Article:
The beginning of the ride was spectacular, as Syracuse went 18-1 and rose to a ranking of No. 3 in the country.
The middle of the ride...not so much. The Orange went 5-7 the rest of the regular season. Not only did they lose seven times, they did it in a way that set offensive basketball back decades.
Suddenly senior guard Brandon Triche—a career 35-percent three-point shooter—couldn't hit the rim from beyond the arc. The offense lost all flow and the horror peaked in Washington, D.C. as Georgetown beat the Orange 61-39.
It was horrific.
That would have been the time to travel to Vegas and put a couple of shekels on the Orange to get to the Final Four in Atlanta, because they must have had tremendous odds.
The ride is not yet over, but the last part sees the Orange at 7-1. The only loss was to Louisville in the Big East tournament final, a game that saw the Orange playing their fourth game in four nights. Their legs ultimately gave out. They lost a 45-29 lead with 15 minutes left.
You know the rest. James Southerland shot threes like they were layups in the Big East tournament and just as quickly as the Orange lost it, they regained it.
This might not be the best Orange team ever, but it is the best defensive team I've ever seen. As good as the Wes Johnson, Andy Rautins-led 2009-10 team was defensively, this team is better.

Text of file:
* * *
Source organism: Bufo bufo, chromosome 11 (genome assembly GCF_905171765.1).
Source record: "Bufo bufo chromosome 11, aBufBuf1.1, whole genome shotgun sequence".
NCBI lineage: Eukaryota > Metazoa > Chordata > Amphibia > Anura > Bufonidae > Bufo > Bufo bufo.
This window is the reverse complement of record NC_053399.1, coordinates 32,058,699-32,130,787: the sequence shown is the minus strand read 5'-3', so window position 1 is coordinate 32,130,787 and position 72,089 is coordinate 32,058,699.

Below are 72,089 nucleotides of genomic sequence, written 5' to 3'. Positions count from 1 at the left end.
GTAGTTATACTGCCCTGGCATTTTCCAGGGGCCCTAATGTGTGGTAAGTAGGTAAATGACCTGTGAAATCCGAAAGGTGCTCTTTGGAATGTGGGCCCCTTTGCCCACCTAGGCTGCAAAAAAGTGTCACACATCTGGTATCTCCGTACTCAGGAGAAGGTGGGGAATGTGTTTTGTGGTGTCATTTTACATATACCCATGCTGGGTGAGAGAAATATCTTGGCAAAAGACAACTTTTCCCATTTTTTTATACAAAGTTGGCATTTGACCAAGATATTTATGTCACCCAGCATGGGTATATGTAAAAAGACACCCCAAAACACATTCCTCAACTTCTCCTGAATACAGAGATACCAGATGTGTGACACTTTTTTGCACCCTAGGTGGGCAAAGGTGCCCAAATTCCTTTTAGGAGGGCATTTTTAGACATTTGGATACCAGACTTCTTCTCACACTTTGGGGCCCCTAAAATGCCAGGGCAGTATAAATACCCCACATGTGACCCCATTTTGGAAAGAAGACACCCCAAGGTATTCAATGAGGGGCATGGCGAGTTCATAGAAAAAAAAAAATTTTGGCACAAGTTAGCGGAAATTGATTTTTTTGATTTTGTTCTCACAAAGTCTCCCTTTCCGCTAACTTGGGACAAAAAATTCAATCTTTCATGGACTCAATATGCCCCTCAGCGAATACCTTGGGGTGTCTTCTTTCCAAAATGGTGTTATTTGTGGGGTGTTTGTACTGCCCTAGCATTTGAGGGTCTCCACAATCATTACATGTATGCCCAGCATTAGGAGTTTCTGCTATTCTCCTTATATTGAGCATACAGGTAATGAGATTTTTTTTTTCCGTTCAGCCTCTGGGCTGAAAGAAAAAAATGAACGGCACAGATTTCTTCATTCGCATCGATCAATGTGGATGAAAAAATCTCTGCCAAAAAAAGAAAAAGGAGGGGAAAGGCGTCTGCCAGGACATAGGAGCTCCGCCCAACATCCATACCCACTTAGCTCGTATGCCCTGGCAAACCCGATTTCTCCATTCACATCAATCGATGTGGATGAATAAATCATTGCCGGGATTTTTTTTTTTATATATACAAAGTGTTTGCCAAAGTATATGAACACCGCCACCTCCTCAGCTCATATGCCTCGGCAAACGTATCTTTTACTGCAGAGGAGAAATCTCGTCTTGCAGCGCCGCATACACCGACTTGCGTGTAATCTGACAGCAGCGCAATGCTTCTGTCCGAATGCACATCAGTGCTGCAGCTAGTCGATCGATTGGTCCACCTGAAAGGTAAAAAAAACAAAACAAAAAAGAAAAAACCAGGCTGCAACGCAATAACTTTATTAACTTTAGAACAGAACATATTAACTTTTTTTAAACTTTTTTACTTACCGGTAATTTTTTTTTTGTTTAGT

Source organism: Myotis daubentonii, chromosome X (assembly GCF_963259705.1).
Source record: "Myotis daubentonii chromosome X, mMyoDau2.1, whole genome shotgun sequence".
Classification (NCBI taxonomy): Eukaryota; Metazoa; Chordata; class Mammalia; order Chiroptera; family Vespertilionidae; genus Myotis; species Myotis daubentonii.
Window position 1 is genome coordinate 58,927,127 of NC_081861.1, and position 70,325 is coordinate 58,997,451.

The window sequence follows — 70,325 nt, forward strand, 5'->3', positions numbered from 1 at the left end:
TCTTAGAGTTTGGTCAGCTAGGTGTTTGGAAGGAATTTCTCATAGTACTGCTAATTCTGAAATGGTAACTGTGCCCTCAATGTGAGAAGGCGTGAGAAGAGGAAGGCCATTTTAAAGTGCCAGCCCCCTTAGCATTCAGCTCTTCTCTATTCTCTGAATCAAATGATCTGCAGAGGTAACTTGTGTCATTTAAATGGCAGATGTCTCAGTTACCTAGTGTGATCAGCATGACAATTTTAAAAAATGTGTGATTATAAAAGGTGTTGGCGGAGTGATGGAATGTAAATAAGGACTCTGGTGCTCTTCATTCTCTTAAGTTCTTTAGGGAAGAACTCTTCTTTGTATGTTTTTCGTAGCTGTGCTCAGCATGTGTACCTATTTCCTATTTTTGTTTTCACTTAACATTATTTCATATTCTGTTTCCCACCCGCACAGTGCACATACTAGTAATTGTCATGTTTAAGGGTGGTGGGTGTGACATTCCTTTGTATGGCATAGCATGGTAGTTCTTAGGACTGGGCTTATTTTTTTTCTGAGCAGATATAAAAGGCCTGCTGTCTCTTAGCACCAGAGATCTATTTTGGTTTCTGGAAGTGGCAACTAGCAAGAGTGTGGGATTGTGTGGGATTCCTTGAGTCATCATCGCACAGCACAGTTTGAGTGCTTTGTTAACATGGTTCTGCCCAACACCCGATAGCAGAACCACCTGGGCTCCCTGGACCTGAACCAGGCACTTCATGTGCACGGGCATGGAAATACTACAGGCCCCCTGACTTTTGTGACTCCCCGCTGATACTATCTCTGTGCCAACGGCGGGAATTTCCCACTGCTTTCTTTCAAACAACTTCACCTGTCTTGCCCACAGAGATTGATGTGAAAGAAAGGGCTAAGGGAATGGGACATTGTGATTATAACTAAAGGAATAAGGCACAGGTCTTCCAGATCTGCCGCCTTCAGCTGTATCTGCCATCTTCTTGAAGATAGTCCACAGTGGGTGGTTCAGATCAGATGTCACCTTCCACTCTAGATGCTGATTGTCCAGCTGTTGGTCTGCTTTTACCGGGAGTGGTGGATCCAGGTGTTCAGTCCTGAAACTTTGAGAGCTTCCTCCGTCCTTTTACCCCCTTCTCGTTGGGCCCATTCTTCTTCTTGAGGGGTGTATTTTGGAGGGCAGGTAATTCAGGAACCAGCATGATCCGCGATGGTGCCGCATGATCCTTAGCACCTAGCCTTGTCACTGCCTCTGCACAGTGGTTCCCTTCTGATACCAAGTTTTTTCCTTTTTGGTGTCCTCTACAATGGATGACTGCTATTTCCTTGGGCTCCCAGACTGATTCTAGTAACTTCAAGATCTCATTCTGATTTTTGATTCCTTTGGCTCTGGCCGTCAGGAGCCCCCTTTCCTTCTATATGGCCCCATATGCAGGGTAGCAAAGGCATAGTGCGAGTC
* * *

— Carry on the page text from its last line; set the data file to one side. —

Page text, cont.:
The length of the guards at the top of the 2-3 zone is suffocating Orange opponents. I submit as evidence the 61-50 win over Indiana. The Hoosiers were one of the best offensive teams in the country and could do nothing against the Syracuse zone. Guards Michael Carter-Williams and Brandon Triche outscored Indiana's Jordan Hulls and Yogi Farrell, 38-0.
The 6'6" Carter-Williams and 6'4" Triche made Hulls and Farrell look like hobbits as they penetrated and did what they wanted to in the lane.
This team is balanced in scoring. C.J.Fair averages 14.3, Triche 13.7, Southerland 13.5 and Carter-Williams 12.1.
Carter-Williams has been spectacular in handing out 7.4 assists and nabbing 2.7 steals per game.
The best stories are the unexpected ones. Such was the case in 1987 when Syracuse was faced with replacing legend Pearl Washington with a sophomore point guard who hadn't played much as a freshman.